Survey logic — Jump to page in a survey
What is jump logic?
With Netigate, it is possible to control the flow of questions and how they are shown to your respondents with the help of logic and jumps. To use the logic functionality, you simply click the logic symbol that is shown on each page (see screenshot below). Remember to always test your survey properly to make sure that the logic you have added works as you intend it to.
Note: We strongly recommend that you build your entire survey before you add any jump logic to your survey.
If you have already added logic to your questions, the logic symbol will be shown in green and the existing logic will be listed in the logic screen. Directly below the existing logic, you can add new logic by clicking Add Logic. You can edit existing logic by clicking the existing rule to expand it, or you can delete it by clicking the trash icon next to it.
If you do not have any existing logic in a question, click Add logic and the window will change to a menu where you can add it. You will be presented with an option to choose whether you want to Hide, Notify, Jump to Page or Jump to URL from the drop down menu at the top left corner followed by the set of rules that will decide when the logic should take effect. In our case, we want to Jump to Page.
In the next step, you can set the conditions that should apply for the Jump to Page mechanism. An example of such rules could be if the respondent answers “No” on question 1 they will jump straight to question 3.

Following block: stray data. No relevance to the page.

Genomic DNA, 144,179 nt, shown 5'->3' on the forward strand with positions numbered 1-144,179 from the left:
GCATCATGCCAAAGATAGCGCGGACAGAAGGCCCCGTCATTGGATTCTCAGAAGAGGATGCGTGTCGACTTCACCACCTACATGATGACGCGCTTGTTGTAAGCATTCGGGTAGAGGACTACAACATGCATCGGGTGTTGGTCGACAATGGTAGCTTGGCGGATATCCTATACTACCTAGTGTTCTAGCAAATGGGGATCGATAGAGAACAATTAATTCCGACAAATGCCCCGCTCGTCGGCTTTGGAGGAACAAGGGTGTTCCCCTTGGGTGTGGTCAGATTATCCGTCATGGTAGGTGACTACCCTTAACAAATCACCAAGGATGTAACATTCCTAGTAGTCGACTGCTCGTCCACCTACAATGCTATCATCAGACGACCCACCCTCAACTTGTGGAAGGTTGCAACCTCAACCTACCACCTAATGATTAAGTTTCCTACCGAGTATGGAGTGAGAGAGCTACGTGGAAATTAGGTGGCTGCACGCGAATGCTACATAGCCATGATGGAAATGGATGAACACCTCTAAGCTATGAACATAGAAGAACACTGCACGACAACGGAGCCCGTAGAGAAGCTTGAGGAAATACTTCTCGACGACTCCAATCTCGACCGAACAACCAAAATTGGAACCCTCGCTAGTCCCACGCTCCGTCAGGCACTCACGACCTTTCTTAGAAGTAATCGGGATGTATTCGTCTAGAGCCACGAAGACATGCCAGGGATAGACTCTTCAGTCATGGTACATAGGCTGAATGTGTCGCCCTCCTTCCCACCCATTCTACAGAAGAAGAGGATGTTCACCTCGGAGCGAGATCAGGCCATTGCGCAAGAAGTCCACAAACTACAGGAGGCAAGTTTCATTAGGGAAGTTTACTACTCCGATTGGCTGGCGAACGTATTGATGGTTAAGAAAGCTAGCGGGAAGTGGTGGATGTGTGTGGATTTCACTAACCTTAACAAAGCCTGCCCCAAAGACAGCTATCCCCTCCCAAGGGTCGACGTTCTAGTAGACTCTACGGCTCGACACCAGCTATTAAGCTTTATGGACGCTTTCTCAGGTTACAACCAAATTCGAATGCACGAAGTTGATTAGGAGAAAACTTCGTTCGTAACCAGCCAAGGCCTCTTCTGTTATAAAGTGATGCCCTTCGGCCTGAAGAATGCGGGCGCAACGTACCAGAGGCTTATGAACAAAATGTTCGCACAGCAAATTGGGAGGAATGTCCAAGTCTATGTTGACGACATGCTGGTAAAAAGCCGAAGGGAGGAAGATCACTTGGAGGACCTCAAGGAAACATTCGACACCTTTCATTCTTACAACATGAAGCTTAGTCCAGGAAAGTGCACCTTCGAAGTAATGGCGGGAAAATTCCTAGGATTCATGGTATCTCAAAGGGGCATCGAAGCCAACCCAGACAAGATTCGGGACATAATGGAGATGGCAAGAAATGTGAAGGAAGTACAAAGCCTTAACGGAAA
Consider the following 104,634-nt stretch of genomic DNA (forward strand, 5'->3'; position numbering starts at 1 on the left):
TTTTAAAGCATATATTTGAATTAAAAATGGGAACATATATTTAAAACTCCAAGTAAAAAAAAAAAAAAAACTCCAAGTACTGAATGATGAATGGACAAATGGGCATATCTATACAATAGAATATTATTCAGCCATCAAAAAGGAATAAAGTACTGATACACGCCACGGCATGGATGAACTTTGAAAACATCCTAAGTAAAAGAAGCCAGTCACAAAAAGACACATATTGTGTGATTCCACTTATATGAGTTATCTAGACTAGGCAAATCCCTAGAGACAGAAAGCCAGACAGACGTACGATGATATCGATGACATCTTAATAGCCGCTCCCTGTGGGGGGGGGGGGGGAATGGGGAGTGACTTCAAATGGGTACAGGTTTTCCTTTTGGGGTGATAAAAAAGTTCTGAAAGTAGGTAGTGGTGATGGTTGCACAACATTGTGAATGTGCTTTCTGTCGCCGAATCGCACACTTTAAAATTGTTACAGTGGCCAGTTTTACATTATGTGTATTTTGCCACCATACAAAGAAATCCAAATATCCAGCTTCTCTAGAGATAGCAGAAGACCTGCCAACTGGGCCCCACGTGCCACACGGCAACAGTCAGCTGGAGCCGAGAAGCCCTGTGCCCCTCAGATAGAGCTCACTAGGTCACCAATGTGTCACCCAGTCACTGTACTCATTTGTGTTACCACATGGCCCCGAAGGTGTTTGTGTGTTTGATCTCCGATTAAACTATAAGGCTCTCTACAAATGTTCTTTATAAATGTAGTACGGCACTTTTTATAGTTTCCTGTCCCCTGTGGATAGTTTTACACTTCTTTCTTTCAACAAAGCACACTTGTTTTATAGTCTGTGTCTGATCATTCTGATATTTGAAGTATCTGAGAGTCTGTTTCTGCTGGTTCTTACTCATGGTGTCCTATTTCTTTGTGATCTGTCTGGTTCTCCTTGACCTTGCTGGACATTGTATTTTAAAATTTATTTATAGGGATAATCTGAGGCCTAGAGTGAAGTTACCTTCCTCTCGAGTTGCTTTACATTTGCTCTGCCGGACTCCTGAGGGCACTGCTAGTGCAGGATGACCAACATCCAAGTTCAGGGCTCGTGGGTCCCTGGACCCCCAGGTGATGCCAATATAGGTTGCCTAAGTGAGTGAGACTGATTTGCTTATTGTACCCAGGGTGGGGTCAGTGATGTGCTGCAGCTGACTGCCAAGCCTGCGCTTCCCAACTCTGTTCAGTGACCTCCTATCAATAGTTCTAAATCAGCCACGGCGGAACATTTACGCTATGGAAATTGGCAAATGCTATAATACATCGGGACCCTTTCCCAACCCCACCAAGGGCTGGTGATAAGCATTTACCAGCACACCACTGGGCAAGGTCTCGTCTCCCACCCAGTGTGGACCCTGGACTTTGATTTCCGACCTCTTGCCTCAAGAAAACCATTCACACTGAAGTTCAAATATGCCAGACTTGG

Q 1: Have you ever used Netigate? [Yes] [No]
Q 2: How did Netigate help you to achieve your goals? [Open text field]
Q 3: How do you plan to utilise survey software in the future? [Employee surveys] [Customer satisfaction surveys] [Market research]
In this example, if a respondent answers ‘Yes’ to Q 1, it makes sense for them to continue consecutively on to Q 2. However, if a respondent answers ‘No’ to Q 1, it doesn’t make sense for them to continue to Q 2 because they would have nothing to say. Instead, we can apply jump logic to Q 1, ensuring that respondents ‘jump’ straight to Q 3 if they answer ‘No’ to Q 1.
To add additional rules you click the “+” icon. You can also add a new group of conditions. To do that you click “Add group”. Once you have added the rules for the logic you click “Save changes” and you will have a logic rule saved to the page.
Note: We strongly recommend that you do not change the order of your questions after you have added logic. If you do, make sure that the logic is still valid by testing the survey.
How to use jump logic?
The most common type of logic is “jump” logic, where the respondents will jump from one question to another if they leave a specific answer on a question.
The reason for this type of jump is usually to ask a follow-up question to the respondents that answered in a certain way. It is important to remember that when you create logic and jumps you do it for the respondents that should not answer the follow-up question. The respondents that should answer the follow-up question will continue as normal through the survey when they have answered the question, and therefore there is no need to create a jump for them.
To create this logic you will need to go through a few steps: